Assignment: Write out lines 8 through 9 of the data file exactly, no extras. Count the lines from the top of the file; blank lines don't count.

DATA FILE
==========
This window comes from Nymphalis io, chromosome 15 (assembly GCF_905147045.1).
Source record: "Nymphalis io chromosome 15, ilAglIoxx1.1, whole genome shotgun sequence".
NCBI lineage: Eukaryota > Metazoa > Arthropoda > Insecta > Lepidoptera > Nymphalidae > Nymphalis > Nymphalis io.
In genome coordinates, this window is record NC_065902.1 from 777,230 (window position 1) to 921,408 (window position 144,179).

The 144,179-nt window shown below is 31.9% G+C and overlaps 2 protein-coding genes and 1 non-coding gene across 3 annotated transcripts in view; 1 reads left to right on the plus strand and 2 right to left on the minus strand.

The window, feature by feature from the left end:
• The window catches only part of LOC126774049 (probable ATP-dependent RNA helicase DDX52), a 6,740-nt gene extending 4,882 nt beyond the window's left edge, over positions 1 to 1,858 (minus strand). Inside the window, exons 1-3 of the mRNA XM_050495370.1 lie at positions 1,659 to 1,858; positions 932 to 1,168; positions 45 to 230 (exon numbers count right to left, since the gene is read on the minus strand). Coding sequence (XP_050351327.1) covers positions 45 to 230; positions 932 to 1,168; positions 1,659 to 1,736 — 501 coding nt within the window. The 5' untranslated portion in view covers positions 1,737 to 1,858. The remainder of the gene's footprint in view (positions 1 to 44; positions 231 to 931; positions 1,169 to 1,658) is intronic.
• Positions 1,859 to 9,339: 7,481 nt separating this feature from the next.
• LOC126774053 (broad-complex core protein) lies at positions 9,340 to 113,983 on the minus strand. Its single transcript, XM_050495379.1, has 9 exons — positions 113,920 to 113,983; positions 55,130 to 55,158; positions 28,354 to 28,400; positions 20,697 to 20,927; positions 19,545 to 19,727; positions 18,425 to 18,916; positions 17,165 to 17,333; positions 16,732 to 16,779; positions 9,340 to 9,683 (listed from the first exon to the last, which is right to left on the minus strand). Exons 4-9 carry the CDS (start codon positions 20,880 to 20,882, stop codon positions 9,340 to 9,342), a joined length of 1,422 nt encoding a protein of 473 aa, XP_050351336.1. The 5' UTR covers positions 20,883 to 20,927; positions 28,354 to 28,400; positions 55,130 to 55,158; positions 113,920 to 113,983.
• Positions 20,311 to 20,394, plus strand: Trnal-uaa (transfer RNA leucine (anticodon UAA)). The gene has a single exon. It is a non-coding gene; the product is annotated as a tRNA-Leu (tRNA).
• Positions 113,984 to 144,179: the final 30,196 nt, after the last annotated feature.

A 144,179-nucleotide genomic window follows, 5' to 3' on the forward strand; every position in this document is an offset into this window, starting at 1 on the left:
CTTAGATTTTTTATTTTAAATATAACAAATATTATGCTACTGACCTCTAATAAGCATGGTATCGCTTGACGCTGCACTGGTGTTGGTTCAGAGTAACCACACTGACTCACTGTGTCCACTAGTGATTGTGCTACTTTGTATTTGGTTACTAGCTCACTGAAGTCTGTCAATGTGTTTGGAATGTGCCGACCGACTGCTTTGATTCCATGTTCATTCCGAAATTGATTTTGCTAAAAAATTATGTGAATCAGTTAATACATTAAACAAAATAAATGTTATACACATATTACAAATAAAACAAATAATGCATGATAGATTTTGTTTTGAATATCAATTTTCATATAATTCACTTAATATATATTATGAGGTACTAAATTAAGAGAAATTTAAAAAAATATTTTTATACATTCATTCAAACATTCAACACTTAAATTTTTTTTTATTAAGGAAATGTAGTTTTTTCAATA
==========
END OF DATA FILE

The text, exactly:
• Positions 1,859 to 9,339: 7,481 nt separating this feature from the next.
• LOC126774053 (broad-complex core protein) lies at positions 9,340 to 113,983 on the minus strand. Its single transcript, XM_050495379.1, has 9 exons — positions 113,920 to 113,983; positions 55,130 to 55,158; positions 28,354 to 28,400; positions 20,697 to 20,927; positions 19,545 to 19,727; positions 18,425 to 18,916; positions 17,165 to 17,333; positions 16,732 to 16,779; positions 9,340 to 9,683 (listed from the first exon to the last, which is right to left on the minus strand). Exons 4-9 carry the CDS (start codon positions 20,880 to 20,882, stop codon positions 9,340 to 9,342), a joined length of 1,422 nt encoding a protein of 473 aa, XP_050351336.1. The 5' UTR covers positions 20,883 to 20,927; positions 28,354 to 28,400; positions 55,130 to 55,158; positions 113,920 to 113,983.